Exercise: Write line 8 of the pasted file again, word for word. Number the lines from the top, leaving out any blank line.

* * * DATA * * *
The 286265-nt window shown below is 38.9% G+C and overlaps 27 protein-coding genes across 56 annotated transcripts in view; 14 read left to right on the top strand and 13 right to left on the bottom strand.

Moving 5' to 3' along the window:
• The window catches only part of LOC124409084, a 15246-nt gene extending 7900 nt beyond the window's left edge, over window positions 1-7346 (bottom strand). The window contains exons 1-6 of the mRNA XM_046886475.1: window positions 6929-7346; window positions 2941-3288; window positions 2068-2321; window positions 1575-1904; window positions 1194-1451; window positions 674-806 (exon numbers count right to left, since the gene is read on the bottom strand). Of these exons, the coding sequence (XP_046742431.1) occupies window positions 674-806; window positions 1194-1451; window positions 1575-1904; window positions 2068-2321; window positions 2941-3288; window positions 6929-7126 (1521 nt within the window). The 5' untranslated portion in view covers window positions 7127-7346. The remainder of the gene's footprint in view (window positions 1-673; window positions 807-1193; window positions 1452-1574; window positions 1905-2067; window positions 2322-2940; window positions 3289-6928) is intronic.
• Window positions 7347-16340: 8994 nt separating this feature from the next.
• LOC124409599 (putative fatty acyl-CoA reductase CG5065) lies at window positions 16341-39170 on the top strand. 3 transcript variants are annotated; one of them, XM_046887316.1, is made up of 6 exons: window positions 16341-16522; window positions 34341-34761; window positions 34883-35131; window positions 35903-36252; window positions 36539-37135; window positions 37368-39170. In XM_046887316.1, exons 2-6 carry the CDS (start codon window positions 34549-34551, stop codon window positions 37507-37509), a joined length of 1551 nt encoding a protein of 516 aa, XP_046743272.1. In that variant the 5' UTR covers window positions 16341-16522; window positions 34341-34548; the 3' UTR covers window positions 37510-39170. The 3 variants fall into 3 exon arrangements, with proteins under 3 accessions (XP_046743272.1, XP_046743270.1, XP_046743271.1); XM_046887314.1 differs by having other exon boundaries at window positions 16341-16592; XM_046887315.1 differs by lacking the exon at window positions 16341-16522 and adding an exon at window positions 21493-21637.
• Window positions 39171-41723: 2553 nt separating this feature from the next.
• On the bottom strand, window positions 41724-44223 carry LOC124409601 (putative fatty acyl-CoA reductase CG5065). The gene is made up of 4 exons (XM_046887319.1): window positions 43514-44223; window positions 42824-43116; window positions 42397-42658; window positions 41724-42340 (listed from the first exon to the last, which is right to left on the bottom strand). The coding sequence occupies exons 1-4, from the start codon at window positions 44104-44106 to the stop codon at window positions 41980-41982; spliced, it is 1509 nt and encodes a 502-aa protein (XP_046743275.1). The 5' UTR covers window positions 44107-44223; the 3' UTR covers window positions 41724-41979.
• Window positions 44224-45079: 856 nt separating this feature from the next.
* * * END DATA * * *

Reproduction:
• Window positions 44224-45079: 856 nt separating this feature from the next.